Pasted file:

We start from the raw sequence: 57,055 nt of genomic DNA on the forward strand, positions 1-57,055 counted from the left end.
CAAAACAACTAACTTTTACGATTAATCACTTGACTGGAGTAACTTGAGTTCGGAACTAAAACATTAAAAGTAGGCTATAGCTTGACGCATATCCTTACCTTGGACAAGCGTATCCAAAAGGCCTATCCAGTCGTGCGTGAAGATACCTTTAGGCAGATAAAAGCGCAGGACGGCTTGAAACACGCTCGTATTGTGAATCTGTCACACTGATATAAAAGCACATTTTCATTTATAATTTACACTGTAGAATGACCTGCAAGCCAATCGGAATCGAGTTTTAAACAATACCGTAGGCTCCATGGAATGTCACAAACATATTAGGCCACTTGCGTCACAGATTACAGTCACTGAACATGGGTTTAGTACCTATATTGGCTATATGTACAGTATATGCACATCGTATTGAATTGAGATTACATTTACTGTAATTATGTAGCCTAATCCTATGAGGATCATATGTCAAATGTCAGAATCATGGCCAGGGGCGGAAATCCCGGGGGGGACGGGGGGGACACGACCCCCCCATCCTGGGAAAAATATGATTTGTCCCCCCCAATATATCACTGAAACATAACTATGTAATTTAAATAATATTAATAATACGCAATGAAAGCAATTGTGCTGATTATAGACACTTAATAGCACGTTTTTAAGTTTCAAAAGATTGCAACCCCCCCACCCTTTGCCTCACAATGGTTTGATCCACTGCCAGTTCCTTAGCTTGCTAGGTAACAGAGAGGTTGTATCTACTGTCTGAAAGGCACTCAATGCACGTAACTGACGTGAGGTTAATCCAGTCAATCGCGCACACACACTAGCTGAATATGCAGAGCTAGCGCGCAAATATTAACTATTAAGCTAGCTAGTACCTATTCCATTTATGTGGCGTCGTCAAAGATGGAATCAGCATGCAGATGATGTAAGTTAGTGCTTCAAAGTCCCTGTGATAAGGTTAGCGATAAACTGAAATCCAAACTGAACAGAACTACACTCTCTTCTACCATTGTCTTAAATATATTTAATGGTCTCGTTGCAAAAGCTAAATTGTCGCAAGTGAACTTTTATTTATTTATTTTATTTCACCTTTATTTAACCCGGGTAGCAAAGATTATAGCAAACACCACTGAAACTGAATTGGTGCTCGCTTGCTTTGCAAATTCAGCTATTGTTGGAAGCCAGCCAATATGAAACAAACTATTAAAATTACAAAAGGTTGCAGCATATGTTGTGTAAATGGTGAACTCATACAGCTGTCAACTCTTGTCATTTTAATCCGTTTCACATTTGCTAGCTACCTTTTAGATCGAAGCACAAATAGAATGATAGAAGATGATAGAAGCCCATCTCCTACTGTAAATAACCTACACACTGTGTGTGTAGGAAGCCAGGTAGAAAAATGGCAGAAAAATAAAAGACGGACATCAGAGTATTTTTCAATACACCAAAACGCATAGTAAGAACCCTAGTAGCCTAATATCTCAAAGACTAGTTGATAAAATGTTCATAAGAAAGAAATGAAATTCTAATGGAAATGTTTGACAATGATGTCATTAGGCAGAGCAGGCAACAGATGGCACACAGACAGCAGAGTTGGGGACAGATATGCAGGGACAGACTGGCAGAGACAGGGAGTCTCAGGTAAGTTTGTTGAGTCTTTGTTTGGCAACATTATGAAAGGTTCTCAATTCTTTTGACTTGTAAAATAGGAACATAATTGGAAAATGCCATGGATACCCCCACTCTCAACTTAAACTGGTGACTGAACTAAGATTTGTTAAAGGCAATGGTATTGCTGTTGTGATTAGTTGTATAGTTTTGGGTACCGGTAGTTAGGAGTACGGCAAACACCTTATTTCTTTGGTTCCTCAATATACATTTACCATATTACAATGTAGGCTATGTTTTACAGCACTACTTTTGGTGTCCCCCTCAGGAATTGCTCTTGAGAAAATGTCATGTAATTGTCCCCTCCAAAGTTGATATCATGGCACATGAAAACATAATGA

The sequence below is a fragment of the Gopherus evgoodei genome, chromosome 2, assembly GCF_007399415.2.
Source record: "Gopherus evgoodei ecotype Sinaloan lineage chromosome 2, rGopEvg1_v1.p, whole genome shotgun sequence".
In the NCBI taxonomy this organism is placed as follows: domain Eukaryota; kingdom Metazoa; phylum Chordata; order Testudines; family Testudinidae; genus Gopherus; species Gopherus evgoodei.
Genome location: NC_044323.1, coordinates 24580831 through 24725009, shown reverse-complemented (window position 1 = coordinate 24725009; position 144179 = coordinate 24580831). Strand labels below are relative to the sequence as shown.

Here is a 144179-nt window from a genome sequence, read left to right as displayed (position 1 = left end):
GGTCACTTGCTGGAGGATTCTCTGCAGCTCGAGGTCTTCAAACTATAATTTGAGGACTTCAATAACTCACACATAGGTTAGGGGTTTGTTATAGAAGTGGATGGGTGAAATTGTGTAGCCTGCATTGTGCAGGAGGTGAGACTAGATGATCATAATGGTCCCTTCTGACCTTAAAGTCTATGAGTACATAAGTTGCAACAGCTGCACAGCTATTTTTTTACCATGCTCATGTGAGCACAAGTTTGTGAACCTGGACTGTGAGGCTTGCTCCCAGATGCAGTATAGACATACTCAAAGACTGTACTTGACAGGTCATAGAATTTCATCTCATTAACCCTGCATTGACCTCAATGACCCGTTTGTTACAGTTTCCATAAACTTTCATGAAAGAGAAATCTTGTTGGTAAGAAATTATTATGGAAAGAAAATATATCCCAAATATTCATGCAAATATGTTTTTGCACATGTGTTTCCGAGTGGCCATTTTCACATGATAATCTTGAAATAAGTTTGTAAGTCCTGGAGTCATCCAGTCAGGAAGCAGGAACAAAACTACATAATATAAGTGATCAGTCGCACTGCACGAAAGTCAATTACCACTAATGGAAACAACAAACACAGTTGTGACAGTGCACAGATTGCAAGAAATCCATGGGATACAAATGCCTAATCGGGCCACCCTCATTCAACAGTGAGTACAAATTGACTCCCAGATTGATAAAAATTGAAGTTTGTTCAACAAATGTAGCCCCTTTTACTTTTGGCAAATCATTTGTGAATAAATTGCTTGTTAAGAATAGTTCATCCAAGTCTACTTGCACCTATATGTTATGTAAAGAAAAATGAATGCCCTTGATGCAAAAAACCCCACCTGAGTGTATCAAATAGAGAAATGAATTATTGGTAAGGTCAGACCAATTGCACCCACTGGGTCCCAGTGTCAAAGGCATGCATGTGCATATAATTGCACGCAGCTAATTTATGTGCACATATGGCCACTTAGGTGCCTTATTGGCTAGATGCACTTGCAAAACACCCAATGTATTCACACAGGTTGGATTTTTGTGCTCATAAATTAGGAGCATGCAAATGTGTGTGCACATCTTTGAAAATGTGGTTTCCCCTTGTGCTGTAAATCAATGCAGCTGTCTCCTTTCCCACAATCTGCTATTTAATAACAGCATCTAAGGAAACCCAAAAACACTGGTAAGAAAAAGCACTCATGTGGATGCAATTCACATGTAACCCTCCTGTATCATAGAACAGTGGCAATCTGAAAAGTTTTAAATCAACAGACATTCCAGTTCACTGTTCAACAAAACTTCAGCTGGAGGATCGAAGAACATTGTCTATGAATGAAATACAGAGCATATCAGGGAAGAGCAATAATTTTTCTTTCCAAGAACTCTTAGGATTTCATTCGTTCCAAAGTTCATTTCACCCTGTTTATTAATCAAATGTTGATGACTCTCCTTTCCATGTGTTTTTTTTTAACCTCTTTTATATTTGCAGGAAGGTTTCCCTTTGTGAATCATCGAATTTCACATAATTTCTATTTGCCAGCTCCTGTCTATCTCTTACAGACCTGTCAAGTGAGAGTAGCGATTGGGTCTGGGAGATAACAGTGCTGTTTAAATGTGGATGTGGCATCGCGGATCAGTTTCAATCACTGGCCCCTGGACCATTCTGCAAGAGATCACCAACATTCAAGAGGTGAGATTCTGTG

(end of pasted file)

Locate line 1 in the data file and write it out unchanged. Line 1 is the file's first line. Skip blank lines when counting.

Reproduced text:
We start from the raw sequence: 57,055 nt of genomic DNA on the forward strand, positions 1-57,055 counted from the left end.